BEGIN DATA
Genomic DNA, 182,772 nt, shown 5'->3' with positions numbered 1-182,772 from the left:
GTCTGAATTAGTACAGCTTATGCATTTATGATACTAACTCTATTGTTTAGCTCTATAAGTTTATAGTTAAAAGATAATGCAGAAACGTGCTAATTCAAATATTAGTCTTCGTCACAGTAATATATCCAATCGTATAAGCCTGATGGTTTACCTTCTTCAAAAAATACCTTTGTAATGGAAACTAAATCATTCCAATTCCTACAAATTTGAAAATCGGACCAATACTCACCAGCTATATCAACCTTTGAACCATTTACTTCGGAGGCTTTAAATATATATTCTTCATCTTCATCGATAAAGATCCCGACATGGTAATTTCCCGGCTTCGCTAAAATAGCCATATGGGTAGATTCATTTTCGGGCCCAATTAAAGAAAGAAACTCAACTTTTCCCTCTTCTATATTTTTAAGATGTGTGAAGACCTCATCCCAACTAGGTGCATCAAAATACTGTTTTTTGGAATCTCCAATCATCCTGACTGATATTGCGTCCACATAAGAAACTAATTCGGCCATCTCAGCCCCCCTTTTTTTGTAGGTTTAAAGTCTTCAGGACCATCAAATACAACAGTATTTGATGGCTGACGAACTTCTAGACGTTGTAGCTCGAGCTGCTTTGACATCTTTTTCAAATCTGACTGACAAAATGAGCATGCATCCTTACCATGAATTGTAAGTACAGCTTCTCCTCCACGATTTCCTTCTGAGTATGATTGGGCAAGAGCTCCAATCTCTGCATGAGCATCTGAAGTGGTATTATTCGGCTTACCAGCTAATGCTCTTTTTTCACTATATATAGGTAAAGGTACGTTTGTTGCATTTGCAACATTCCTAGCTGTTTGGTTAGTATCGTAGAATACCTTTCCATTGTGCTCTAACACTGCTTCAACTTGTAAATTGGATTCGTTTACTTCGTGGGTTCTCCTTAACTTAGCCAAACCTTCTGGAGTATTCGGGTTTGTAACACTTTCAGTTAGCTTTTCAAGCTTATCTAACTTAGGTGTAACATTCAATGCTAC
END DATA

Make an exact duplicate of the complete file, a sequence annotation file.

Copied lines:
Genomic DNA, 182,772 nt, shown 5'->3' with positions numbered 1-182,772 from the left:
GTCTGAATTAGTACAGCTTATGCATTTATGATACTAACTCTATTGTTTAGCTCTATAAGTTTATAGTTAAAAGATAATGCAGAAACGTGCTAATTCAAATATTAGTCTTCGTCACAGTAATATATCCAATCGTATAAGCCTGATGGTTTACCTTCTTCAAAAAATACCTTTGTAATGGAAACTAAATCATTCCAATTCCTACAAATTTGAAAATCGGACCAATACTCACCAGCTATATCAACCTTTGAACCATTTACTTCGGAGGCTTTAAATATATATTCTTCATCTTCATCGATAAAGATCCCGACATGGTAATTTCCCGGCTTCGCTAAAATAGCCATATGGGTAGATTCATTTTCGGGCCCAATTAAAGAAAGAAACTCAACTTTTCCCTCTTCTATATTTTTAAGATGTGTGAAGACCTCATCCCAACTAGGTGCATCAAAATACTGTTTTTTGGAATCTCCAATCATCCTGACTGATATTGCGTCCACATAAGAAACTAATTCGGCCATCTCAGCCCCCCTTTTTTTGTAGGTTTAAAGTCTTCAGGACCATCAAATACAACAGTATTTGATGGCTGACGAACTTCTAGACGTTGTAGCTCGAGCTGCTTTGACATCTTTTTCAAATCTGACTGACAAAATGAGCATGCATCCTTACCATGAATTGTAAGTACAGCTTCTCCTCCACGATTTCCTTCTGAGTATGATTGGGCAAGAGCTCCAATCTCTGCATGAGCATCTGAAGTGGTATTATTCGGCTTACCAGCTAATGCTCTTTTTTCACTATATATAGGTAAAGGTACGTTTGTTGCATTTGCAACATTCCTAGCTGTTTGGTTAGTATCGTAGAATACCTTTCCATTGTGCTCTAACACTGCTTCAACTTGTAAATTGGATTCGTTTACTTCGTGGGTTCTCCTTAACTTAGCCAAACCTTCTGGAGTATTCGGGTTTGTAACACTTTCAGTTAGCTTTTCAAGCTTATCTAACTTAGGTGTAACATTCAATGCTAC